Abstract: It has been suggested that both negative pigment network (NPN) and shiny white streaks (SWS) were related to an increase of dermal collagen. To study precisely the dermoscopic–histopathologic correlation of NPN and SWS, we have performed a dermoscopic–pathological correlation study. A total of 25 skin lesions dermoscopically characterized by the presence of NPN and/or SWS, including histopathologically confirmed dermatofibroma (2), Spitz nevus (3), compound nevus (6), dysplastic nevus (7), and melanoma (7), were evaluated for the presence of NPN, SWS, and blue-white veil. The histopathologic features such as orthokeratosis, orthokeratosis plus nests of pigmented melanocytes at the junction, hypergranulosis, hypergranulosis plus nests of pigmented melanocytes at the junction, epidermal invagination plus orthokeratosis, fibrosis, lamellar fibrosis, and elongation and bridging of rete ridges were evaluated. We found a disagreement in 80% of skin lesions between NPN and fibrosis (P = 0.02). For SWS, a significant agreement emerged with hypergranulosis (76%; P = 0.01), and the same occurred with fibrosis (80%; P = 0.01). Moreover, blue-white veil also displayed a significant agreement with hypergranulosis (68%; P = 0.04). Our findings confirm the correlation of SWS with fibrosis, whereas a clear-cut histopathologic substrate of NPN could not be established.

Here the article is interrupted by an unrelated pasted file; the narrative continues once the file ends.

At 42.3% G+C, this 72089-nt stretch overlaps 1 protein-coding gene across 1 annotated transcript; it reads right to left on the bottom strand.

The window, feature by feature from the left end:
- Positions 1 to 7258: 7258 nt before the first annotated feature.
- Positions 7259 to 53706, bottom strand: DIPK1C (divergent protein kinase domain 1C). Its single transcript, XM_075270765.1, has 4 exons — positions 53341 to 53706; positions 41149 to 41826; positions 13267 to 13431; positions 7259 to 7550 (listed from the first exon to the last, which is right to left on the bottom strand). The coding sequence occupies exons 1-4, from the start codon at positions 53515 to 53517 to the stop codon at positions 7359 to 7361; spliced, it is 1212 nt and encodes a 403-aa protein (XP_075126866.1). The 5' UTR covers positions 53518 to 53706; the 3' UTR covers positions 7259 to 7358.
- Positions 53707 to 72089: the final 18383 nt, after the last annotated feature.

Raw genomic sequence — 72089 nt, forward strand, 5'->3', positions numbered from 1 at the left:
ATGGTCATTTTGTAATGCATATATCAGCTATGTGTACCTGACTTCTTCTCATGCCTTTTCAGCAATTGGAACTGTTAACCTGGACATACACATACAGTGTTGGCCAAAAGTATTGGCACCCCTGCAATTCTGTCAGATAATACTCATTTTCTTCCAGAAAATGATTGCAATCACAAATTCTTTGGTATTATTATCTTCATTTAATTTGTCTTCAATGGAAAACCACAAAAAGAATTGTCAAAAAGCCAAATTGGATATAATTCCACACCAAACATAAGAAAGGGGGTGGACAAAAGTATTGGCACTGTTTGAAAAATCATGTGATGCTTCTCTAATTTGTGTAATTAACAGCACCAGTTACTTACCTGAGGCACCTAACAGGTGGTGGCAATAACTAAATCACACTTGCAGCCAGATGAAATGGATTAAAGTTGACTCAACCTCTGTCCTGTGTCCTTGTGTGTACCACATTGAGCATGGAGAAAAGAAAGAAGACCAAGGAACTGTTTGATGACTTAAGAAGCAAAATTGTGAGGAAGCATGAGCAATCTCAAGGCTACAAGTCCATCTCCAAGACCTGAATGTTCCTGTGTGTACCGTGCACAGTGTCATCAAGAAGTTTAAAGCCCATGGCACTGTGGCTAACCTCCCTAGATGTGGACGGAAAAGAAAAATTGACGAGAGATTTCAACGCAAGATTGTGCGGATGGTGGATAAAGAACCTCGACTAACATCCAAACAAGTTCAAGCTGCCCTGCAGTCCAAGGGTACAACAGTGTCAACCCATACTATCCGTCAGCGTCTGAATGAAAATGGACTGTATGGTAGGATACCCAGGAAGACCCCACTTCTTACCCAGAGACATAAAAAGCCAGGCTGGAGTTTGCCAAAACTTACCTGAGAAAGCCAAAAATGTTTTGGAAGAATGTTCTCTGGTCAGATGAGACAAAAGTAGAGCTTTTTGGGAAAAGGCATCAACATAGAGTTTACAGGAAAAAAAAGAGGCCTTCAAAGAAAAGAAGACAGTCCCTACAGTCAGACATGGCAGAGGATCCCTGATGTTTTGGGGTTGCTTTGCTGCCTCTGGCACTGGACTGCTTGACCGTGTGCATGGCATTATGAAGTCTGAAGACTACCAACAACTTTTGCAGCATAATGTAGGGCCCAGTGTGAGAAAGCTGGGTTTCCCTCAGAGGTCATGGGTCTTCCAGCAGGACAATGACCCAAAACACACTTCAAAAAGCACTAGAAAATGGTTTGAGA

*Division of Medical Oncology C, Preventive Oncology, Centro di Riferimento Oncologico, National Cancer Institute, Aviano, Italy;
†Division of Pathology, Centro di Riferimento Oncologico, National Cancer institute, Aviano, Italy;
‡Dermatology Research Centre, the University of Queensland, School of Medicine, Translational Research Institute, Princess Alexandra Hospital, Brisbane, Australia;
§Department of Dermatology, University of Siena, Siena, Italy; and
¶Department of Dermatology, Medical University of Graz, Graz, Austria.
Reprints: Maria Antonietta Pizzichetta, MD, Division of Medical Oncology C, Preventive Oncology, Centro di Riferimento Oncologico—IRCCS, via Franco Gallini, 2, 33081, Aviano, Italy (e-mail: firstname.lastname@example.org).
P. H. Soyer is recipient of an Australian National Health and Medical Research Council Practitioner Fellowship (APP1020148). The other authors declare no conflicts of interest.